By Dein Sofley
Cook County Citizens, I’m writing this letter to you on behalf of my friend Dein. She loves you and wants you to love her.
I’ve never been to Chicago, but I’ve heard that it’s windy: a working class city with a heart of gold. Home to Gwendolyn Brooks, Studs Terkel, Muddy Waters, Kanye West, Richard Wright, Chief Keef, Li-Young Lee, Common, Chance the Rapper, Haki Madhubuti and America’s forty-fourth president.
Dein is sorry she left you. Heartbroken. Confused. It took her 2,104 miles—through winking lights and gasoline, by time’s appetite and dismembered memories—to figure out that it wasn’t you she was afraid of; it was her feelings. Lost to be found, she came back to you on Valentine’s Day, her wayward tongue thirsty for the taste of your wounds and the words she has yet to earn. The Centennial Fountain marks the shape of returns.
Her body needs you. The arresting rush of your winds, the roar of your trains, the screams of your ambulances, the murmurs of your lake, the slap of your gun shots, the impatient footfalls, the spasms of car horns, the scent of cumin and skulking lilacs find the humming in her ribs. She’ll abandon sleep to breathe you in. In your noise, a love-in-answer. But how will you hear her?
Her: the class clown, the orphan, the shape shifter, always moving, famished for meaning, looking for ways to be real. A foundling in your sanctuary, she wants to serve your storied, buttressed, scavenged, policed city. Soothe her unrequited ache for home, Chicago, please; put her back together again. You people: your misfit blocks of dark skinned cousins, bushy Slavic uncles, lining waving yentas, the vendors selling StreetWise, the paleta man at 63rd Street Beach, the kids rolling across the green at Foster, the Army of Moms patrolling Englewood, the polar bears who jump in the lake midwinter, daring death for vigor.
You lent her: Gina Frangello, Megan Steilstra, Kevin Coval, and Joe Meno.
She lent you: her daughter.
Your jazz scabbed streets of tribes: Mexican, Puerto Rican, Polish, Vietnamese, Palestinian, Indian, Pakistani, Swedish, Ukrainian, Israeli, that pull her out at night like an addict unable to name what she seeks through thrumming engines that collide with the babel of languages. Behind the sounds is another sound. And another.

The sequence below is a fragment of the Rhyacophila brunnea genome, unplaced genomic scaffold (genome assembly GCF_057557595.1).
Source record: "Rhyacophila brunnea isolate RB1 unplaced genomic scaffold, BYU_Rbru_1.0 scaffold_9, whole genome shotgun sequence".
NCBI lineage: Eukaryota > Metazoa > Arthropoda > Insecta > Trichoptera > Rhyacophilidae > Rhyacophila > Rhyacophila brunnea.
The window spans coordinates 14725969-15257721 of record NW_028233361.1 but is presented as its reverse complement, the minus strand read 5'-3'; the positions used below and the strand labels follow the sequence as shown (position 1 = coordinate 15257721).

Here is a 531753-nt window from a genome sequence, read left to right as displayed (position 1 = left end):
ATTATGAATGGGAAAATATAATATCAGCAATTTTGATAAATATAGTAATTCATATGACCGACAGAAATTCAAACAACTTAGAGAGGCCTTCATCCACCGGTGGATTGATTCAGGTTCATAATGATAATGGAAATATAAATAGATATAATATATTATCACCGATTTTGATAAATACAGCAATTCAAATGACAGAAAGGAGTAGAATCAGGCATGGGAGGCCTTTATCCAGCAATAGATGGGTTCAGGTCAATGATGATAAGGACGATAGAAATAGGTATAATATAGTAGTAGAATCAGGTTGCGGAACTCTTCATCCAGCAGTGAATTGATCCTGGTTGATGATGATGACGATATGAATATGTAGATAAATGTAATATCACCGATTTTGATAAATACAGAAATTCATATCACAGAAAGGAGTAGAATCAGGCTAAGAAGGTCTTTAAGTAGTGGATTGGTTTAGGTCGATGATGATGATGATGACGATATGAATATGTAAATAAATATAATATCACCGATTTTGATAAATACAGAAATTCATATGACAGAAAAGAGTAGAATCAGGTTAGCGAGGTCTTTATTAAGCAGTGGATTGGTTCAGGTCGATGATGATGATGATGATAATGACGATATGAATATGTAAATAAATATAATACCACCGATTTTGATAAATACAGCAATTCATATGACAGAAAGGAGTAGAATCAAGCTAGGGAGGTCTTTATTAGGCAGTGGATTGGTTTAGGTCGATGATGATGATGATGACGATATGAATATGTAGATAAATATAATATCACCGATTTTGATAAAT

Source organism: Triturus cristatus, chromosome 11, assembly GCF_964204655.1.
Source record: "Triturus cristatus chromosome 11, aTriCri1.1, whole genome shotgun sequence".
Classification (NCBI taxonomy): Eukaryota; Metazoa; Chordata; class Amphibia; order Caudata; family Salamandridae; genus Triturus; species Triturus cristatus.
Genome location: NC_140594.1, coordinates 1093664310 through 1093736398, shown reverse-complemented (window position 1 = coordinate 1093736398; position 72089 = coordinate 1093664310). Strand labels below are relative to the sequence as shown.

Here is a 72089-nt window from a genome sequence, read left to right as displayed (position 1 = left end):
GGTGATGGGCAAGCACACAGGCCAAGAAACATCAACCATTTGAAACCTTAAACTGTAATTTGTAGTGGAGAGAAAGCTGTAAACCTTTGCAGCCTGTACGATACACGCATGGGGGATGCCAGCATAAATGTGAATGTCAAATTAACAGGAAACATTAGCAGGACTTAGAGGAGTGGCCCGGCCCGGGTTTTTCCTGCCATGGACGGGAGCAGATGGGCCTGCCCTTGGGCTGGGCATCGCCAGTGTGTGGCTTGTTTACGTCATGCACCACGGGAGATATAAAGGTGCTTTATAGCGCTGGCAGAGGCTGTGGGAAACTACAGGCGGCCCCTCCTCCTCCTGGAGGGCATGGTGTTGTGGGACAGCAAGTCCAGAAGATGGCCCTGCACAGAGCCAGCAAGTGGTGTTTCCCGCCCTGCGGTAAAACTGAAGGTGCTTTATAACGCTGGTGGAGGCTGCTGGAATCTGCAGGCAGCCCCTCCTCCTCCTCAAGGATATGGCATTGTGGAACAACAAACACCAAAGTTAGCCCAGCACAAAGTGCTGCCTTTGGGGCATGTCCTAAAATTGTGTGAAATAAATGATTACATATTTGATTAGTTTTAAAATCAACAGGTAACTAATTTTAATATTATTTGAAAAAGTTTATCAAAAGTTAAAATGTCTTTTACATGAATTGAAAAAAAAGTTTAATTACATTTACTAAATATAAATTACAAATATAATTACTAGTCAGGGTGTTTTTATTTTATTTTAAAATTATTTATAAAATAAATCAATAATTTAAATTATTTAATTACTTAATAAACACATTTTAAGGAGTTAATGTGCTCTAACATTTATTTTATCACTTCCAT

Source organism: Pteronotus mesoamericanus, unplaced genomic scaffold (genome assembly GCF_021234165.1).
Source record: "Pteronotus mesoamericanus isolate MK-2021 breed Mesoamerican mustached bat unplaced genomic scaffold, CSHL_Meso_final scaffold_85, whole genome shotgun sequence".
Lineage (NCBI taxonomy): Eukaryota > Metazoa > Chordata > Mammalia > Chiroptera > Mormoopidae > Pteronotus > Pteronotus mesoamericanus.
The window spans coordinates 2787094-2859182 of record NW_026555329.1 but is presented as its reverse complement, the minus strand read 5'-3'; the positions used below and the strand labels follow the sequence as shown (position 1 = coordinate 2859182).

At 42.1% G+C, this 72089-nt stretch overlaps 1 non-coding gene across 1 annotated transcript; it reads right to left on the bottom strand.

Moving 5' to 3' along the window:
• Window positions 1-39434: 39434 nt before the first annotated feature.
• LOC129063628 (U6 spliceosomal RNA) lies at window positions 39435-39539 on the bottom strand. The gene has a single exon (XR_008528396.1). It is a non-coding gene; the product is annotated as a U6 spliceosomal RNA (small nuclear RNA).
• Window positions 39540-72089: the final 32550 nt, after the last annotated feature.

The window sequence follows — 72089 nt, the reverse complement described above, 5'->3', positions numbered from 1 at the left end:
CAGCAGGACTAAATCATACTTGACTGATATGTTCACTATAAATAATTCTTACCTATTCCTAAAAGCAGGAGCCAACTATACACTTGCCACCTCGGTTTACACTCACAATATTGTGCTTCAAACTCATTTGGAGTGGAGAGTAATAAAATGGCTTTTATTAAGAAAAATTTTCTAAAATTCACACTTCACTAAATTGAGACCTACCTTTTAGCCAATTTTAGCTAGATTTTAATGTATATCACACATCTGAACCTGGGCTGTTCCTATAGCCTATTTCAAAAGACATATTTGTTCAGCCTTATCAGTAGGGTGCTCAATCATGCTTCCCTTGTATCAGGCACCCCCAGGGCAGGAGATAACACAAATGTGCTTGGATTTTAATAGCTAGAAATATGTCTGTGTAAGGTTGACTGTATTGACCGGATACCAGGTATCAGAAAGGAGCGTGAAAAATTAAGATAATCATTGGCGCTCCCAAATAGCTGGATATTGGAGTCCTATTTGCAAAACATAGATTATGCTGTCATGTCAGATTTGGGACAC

Your long shouts of avenues: candy-colored storefronts, Beijing ducks roasting in windows, nail salons, tattoo parlors, dive bars, bathhouses, used goods, gold coasts, magnificent miles, dry cleaners and good burritos. All no-bullshit propositions that allow her to keep the criminal feeling of sovereignty.
The tavern sign says: “$2 Shot $4 Pints.” The grammar might be wrong, but she gets the message. This joint’s here for a shot and a beer and a six-pack to go because like her, you keep moving.
And you give: public parks, social policy, scholarships, cultural institutions.
And you take: seven hundred and forty-seven homicides last year.
If only she were bulletproof. When fear left and she said “I’ll make my home here.” She adopted a slew of stray cats, gathered her band of banshees, and stayed. She’ll fight for your honor. She’ll scrape away the narrative outliers made to her extinction. No sissies admitted.
Because in your winter mornings when she sees one neighbor shoveling another’s car out of the snow or a woman in hijab helping an old Russian man navigate the slippery sidewalk in route to the bus stop, mornings when the goodness of human beings shine, she feels herself triumphing.
Dein Sofley teaches Syrian refugees English at Albany Park Community Center. She earned her BA from Columbia College Chicago and is currently pursuing her MFA in fiction from UC Riverside’s low-residency program, where she also serves as nonfiction editor for The Coachella Review.
Photo credit: “Chicago Through a Cloud” by Roman Boed via a Creative Commons license.